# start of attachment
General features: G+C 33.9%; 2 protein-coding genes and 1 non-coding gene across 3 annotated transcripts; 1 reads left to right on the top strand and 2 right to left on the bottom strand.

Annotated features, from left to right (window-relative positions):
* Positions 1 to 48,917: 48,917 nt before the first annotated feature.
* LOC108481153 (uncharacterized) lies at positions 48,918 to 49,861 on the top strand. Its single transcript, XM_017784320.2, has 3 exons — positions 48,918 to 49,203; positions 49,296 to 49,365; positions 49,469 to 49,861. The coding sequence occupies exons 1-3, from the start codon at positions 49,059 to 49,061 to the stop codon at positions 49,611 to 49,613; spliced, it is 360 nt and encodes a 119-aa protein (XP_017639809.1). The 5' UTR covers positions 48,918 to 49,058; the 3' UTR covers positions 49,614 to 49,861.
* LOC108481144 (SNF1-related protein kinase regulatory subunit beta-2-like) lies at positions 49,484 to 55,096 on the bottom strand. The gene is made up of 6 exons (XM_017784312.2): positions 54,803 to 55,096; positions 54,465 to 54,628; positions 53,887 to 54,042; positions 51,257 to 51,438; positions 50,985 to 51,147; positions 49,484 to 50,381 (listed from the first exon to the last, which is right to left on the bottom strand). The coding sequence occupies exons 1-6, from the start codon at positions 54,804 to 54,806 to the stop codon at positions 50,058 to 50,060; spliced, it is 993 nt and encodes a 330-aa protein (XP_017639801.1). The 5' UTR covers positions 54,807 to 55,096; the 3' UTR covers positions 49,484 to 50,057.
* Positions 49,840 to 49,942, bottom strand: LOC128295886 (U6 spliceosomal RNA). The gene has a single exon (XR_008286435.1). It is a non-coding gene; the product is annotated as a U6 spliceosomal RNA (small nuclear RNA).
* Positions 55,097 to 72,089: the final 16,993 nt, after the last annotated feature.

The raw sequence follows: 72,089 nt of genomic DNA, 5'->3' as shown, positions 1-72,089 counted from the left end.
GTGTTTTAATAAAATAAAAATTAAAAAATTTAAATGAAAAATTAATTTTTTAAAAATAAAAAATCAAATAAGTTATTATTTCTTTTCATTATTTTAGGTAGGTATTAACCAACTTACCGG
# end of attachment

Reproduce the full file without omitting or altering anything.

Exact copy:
General features: G+C 33.9%; 2 protein-coding genes and 1 non-coding gene across 3 annotated transcripts; 1 reads left to right on the top strand and 2 right to left on the bottom strand.

Annotated features, from left to right (window-relative positions):
* Positions 1 to 48,917: 48,917 nt before the first annotated feature.
* LOC108481153 (uncharacterized) lies at positions 48,918 to 49,861 on the top strand. Its single transcript, XM_017784320.2, has 3 exons — positions 48,918 to 49,203; positions 49,296 to 49,365; positions 49,469 to 49,861. The coding sequence occupies exons 1-3, from the start codon at positions 49,059 to 49,061 to the stop codon at positions 49,611 to 49,613; spliced, it is 360 nt and encodes a 119-aa protein (XP_017639809.1). The 5' UTR covers positions 48,918 to 49,058; the 3' UTR covers positions 49,614 to 49,861.
* LOC108481144 (SNF1-related protein kinase regulatory subunit beta-2-like) lies at positions 49,484 to 55,096 on the bottom strand. The gene is made up of 6 exons (XM_017784312.2): positions 54,803 to 55,096; positions 54,465 to 54,628; positions 53,887 to 54,042; positions 51,257 to 51,438; positions 50,985 to 51,147; positions 49,484 to 50,381 (listed from the first exon to the last, which is right to left on the bottom strand). The coding sequence occupies exons 1-6, from the start codon at positions 54,804 to 54,806 to the stop codon at positions 50,058 to 50,060; spliced, it is 993 nt and encodes a 330-aa protein (XP_017639801.1). The 5' UTR covers positions 54,807 to 55,096; the 3' UTR covers positions 49,484 to 50,057.
* Positions 49,840 to 49,942, bottom strand: LOC128295886 (U6 spliceosomal RNA). The gene has a single exon (XR_008286435.1). It is a non-coding gene; the product is annotated as a U6 spliceosomal RNA (small nuclear RNA).
* Positions 55,097 to 72,089: the final 16,993 nt, after the last annotated feature.

The raw sequence follows: 72,089 nt of genomic DNA, 5'->3' as shown, positions 1-72,089 counted from the left end.
GTGTTTTAATAAAATAAAAATTAAAAAATTTAAATGAAAAATTAATTTTTTAAAAATAAAAAATCAAATAAGTTATTATTTCTTTTCATTATTTTAGGTAGGTATTAACCAACTTACCGG